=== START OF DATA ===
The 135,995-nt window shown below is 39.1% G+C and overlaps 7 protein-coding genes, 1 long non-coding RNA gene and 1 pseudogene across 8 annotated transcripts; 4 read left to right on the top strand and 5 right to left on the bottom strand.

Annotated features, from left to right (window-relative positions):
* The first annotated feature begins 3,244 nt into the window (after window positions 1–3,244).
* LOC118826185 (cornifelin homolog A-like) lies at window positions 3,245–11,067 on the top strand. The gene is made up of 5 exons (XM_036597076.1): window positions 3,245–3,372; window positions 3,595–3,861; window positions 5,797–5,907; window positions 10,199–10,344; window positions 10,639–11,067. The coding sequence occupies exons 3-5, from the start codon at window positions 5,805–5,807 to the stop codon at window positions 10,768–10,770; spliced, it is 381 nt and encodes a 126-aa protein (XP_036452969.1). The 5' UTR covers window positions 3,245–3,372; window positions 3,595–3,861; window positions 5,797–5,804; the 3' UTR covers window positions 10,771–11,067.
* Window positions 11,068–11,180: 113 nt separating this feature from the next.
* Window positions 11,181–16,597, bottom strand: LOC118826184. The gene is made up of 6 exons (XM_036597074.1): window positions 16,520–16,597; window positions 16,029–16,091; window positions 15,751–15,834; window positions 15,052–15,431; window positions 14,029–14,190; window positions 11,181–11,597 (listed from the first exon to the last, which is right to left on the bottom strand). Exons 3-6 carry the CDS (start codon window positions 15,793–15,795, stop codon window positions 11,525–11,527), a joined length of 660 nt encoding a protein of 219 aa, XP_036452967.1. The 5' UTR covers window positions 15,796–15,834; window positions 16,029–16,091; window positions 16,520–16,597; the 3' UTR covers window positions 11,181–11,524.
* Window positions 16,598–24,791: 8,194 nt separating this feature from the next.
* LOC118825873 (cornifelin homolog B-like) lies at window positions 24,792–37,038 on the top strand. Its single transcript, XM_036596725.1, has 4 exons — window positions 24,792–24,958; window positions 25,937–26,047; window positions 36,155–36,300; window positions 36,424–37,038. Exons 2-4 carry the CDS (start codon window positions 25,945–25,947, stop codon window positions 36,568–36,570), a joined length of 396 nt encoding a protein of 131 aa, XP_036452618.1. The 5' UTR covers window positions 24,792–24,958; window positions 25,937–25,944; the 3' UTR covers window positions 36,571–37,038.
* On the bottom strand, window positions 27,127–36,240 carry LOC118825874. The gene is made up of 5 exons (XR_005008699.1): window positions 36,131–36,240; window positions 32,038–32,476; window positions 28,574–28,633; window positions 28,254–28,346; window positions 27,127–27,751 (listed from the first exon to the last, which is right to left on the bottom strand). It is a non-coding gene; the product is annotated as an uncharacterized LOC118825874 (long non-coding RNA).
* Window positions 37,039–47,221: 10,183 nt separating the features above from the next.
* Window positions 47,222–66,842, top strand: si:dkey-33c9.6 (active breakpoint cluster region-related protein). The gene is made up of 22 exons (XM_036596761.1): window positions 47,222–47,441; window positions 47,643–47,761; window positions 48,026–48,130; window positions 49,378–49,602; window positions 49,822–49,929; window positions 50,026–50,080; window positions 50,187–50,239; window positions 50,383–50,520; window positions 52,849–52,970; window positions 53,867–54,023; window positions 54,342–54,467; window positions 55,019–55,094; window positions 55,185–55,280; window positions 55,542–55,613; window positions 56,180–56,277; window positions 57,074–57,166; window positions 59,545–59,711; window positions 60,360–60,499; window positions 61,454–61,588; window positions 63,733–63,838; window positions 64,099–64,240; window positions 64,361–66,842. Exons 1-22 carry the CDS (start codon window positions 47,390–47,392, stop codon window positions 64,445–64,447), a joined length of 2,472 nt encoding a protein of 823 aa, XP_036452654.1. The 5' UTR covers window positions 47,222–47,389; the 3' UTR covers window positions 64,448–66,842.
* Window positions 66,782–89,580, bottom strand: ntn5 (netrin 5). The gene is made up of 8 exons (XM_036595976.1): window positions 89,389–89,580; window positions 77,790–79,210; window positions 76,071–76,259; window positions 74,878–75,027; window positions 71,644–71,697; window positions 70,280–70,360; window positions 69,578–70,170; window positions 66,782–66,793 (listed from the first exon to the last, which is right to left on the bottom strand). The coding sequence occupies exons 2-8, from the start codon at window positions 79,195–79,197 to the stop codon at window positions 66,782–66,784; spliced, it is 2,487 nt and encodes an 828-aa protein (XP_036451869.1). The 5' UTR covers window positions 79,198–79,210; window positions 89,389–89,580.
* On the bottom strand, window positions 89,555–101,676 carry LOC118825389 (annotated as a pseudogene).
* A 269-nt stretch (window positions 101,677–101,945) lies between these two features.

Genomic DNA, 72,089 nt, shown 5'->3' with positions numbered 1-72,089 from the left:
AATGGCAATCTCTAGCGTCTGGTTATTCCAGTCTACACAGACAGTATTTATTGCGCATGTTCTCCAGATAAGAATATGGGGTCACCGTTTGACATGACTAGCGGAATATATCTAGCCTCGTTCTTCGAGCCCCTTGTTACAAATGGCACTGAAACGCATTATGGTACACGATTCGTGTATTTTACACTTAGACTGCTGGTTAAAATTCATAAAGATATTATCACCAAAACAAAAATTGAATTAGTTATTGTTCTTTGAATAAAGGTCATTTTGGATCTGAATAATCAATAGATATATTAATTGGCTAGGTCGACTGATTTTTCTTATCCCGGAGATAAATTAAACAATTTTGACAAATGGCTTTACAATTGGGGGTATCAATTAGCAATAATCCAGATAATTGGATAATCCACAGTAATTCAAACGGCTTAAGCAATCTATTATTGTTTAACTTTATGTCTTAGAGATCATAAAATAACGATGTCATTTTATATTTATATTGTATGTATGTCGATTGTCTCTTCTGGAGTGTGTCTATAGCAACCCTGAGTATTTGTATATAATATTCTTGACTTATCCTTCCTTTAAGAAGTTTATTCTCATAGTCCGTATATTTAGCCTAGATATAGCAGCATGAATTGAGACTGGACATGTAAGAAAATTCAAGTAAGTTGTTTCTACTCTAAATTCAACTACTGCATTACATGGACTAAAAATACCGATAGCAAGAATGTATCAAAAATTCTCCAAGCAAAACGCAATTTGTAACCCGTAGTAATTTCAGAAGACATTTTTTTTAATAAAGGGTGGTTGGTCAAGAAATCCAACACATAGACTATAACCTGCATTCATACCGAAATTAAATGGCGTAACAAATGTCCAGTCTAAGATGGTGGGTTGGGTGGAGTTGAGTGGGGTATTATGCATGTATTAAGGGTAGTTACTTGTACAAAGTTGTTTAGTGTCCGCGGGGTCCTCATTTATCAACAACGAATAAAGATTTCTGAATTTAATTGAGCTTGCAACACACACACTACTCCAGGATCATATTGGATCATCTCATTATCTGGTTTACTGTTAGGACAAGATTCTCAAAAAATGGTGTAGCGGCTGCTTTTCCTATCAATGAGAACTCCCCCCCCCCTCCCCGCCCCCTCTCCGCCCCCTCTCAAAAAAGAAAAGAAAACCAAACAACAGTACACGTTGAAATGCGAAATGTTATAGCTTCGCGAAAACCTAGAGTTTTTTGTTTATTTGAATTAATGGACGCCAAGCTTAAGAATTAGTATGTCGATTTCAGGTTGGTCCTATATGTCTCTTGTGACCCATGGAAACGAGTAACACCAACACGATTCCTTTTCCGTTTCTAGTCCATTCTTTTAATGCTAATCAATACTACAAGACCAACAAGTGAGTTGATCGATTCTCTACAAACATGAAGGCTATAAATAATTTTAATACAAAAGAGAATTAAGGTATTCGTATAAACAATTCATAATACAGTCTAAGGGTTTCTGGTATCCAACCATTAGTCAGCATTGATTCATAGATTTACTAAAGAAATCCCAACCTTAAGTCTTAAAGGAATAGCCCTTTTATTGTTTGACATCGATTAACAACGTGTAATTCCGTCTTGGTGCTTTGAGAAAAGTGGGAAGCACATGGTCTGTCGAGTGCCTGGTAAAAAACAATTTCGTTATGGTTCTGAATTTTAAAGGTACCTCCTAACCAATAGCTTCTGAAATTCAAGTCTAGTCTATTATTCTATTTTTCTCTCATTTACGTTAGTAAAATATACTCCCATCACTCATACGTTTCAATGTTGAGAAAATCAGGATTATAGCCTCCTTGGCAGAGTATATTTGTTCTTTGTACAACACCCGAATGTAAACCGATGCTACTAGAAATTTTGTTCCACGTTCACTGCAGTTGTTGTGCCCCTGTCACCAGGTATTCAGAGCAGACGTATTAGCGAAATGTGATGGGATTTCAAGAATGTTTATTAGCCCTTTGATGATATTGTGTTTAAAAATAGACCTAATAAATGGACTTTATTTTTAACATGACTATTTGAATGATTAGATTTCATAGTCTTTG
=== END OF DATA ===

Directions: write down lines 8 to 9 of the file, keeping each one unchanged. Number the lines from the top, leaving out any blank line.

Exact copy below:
* LOC118825873 (cornifelin homolog B-like) lies at window positions 24,792–37,038 on the top strand. Its single transcript, XM_036596725.1, has 4 exons — window positions 24,792–24,958; window positions 25,937–26,047; window positions 36,155–36,300; window positions 36,424–37,038. Exons 2-4 carry the CDS (start codon window positions 25,945–25,947, stop codon window positions 36,568–36,570), a joined length of 396 nt encoding a protein of 131 aa, XP_036452618.1. The 5' UTR covers window positions 24,792–24,958; window positions 25,937–25,944; the 3' UTR covers window positions 36,571–37,038.
* On the bottom strand, window positions 27,127–36,240 carry LOC118825874. The gene is made up of 5 exons (XR_005008699.1): window positions 36,131–36,240; window positions 32,038–32,476; window positions 28,574–28,633; window positions 28,254–28,346; window positions 27,127–27,751 (listed from the first exon to the last, which is right to left on the bottom strand). It is a non-coding gene; the product is annotated as an uncharacterized LOC118825874 (long non-coding RNA).